EW.com talks to the director about making the best selling foreign language film ever
Call it Marketing: Impossible. Ever since Taiwanese director Ang Lee’s ”Crouching Tiger, Hidden Dragon” had its stellar Cannes Film Festival debut, industry watchers have been abuzz about whether its U.S. distributor Sony Pictures Classics would be able to accomplish an unheard of feat: sell the Mandarin language martial arts romance to America’s subtitle – phobic mainstream audiences.
Earlier this month, the gamble paid off, and Lee’s film earned 10 Oscar nominations — including Best Picture, Best Foreign Language Film, and Best Director — and became the top grossing subtitled movie in U.S. history (Its $81.6 million and counting box office take topped the previous record holder, ”Life Is Beautiful.”)
Yet ”Tiger”’s broad appeal has also sparked a controversy that could affect its Oscar chances. Some critics complain that the film is merely a watered down Hollywoodization of the martial arts genre that panders to U.S. pocketbooks. Lee, a New York University film school graduate who won a Golden Globe last month for Best Director, tells EW.com that while he had both American and Chinese audiences in mind when he made ”Tiger,” his Taiwanese compatriots were always his first concern.
Was ”Crouching Tiger” designed to be a hit in America?
The audience I was concerned with pleasing the most was the Taiwanese audience. That’s the audience I know the best. I needed it to be a hit with the Chinese public, because of the size of the budget [about $15 million]. I hoped that the rest of the money would come from the art houses in the U.S. and Europe.
You earned an Oscar nomination for directing ”Sense and Sensibility.” What were your hopes for this movie?
I didn’t calculate that it would be so popular in the West. Art houses in the West, blockbuster in the East, that’s what I originally in mind. That’s how it was with my other Chinese language films [”The Wedding Banquet,” ”Eat, Drink, Man, Woman,” ”Pushing Hands.”] That’s I’m used to.
Was it tough to have both Chinese and American writers working on ”Tiger”’s screenplay?
It took months and months. James Schamus couldn’t read Wang Dulu’s book because it’s in Mandarin. We [Lee plus two Chinese scribes Wang Hui-ling and Tsai Kuo Jung] translated it and sent it to him, then Schamus rewrote it. After that, we took it back to the Chinese writers for revisions. Then we translated it again for James. He would make suggestions, and we would say, ”But the Chinese don’t really talk like that. We like the idea but how can we say that in Chinese?” Then we would have to rewrite it again.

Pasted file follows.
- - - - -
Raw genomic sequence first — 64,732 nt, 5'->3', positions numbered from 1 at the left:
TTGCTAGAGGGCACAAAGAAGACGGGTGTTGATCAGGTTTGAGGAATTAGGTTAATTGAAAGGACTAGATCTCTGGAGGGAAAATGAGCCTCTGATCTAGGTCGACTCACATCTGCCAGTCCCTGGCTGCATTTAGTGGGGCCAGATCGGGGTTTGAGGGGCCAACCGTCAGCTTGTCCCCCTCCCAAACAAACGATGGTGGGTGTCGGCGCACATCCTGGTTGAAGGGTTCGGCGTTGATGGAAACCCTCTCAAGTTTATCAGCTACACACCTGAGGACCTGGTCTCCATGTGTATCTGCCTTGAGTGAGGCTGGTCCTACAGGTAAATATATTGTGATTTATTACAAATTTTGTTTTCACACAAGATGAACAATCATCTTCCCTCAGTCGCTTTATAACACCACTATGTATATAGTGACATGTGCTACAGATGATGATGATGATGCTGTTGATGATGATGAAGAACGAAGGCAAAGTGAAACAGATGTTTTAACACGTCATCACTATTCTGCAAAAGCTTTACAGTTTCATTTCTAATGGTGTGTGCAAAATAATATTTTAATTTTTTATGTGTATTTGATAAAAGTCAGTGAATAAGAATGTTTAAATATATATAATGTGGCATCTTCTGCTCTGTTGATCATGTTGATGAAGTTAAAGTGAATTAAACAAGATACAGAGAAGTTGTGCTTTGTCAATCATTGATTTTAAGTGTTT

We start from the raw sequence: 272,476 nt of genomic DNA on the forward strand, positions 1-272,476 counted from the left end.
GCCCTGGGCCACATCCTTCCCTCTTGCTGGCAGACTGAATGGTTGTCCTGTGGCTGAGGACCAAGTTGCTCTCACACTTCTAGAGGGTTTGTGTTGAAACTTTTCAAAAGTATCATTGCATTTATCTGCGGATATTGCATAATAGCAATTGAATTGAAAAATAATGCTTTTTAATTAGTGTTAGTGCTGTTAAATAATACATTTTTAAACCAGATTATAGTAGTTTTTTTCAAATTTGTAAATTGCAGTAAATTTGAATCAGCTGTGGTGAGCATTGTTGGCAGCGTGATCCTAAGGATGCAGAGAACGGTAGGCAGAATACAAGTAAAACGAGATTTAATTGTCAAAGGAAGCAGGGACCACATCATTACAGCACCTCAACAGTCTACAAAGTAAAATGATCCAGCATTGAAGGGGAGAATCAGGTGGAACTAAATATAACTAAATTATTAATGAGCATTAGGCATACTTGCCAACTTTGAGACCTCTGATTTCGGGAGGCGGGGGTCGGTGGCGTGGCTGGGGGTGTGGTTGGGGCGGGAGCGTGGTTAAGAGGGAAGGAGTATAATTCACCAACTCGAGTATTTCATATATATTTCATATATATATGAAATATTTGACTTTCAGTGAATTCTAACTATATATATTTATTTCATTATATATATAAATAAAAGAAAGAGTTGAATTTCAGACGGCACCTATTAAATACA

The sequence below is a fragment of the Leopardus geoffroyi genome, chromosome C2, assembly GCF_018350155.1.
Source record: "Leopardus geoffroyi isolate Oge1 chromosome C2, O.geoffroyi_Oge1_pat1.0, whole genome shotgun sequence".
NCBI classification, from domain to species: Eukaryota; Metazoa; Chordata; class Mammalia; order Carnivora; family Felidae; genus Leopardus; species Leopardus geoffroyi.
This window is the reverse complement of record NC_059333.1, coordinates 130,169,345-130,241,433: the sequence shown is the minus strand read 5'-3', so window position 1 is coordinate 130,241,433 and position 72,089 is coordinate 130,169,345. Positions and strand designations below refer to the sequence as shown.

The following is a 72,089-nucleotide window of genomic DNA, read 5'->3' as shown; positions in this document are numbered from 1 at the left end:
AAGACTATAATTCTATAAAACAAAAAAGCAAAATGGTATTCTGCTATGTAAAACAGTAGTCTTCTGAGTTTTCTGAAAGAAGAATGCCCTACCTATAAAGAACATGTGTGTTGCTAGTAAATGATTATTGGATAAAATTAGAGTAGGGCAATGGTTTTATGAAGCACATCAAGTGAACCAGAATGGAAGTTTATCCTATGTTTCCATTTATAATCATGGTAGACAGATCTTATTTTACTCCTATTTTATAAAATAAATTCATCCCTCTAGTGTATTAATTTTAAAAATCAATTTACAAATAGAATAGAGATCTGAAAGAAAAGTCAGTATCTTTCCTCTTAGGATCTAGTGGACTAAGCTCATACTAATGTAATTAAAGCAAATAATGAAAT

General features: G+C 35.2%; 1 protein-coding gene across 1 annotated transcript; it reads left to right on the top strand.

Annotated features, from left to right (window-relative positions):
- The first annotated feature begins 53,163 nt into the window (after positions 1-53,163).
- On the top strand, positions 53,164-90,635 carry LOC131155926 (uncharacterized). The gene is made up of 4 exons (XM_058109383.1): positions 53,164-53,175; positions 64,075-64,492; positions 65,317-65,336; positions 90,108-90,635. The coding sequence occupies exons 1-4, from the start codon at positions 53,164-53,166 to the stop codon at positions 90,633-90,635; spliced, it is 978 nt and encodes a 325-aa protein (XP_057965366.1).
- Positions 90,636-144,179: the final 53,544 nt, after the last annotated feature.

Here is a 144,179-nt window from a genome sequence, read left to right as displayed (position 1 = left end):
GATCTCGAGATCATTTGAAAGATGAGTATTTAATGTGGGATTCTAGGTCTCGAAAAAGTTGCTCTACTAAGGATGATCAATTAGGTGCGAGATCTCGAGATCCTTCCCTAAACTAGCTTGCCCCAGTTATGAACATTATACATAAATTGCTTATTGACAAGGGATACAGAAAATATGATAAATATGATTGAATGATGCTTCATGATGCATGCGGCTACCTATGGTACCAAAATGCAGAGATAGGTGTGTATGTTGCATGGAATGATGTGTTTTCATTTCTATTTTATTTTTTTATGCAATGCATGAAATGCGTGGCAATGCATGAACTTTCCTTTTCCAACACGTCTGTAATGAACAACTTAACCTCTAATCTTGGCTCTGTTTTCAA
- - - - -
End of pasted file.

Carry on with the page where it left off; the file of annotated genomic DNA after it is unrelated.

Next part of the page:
Were there parts of the film that required more explanation for American audiences?
Of course. We couldn’t take any of the basic aspects of the genre for granted. We had to explain why the ingenue, Jen (Zhang Ziyi), wants to run away from traditional marriage, for example. We also made the romance between Jen and Lo more explicit than we would have for just a Taiwanese audience. Verbalizing affection has never really been a Chinese thing.
Some martial arts fans complain that ”Tiger” differs too much from Hong Kong movies like Jackie Chan’s ”Drunken Master” and Jet Li’s ”Once Upon a Time in China.” Is that intentional?
Recent Hong Kong martial arts films emphasize fighting — which is fantastic, but then there’s not much room left for character or anything else. I think ”Crouching Tiger” is closer to what Taiwanese think the real meaning of martial arts is.
And what is that?
It’s an emotional tool — about sense and sensibility, about righteousness about emotional entanglement. It’s storytelling, heart wrenching. These things have been gradually diluted in the Hong Kong film industry, which is flashy, fast paced, very commercialized — the industry’s moved away from Chinese culture. It’s more of a cult.
What makes your vision of Chinese culture different?
In Taiwan, education and upbringing are still very traditional, more so than in the People’s Republic or Hong Kong. We still kow tow; we’re more old fashioned. We have romanticized feelings about mainland China, the culture of China. That’s reflected in the film.
You’ve said that as a child you learned about mainland China and Chinese culture, in part, through watching martial arts films.
Right, I watched martial arts movies and thought, ”That’s what China is.” But, who knows? Maybe they made it up. Perhaps that’s the Chinese we want to be, instead of who we really are.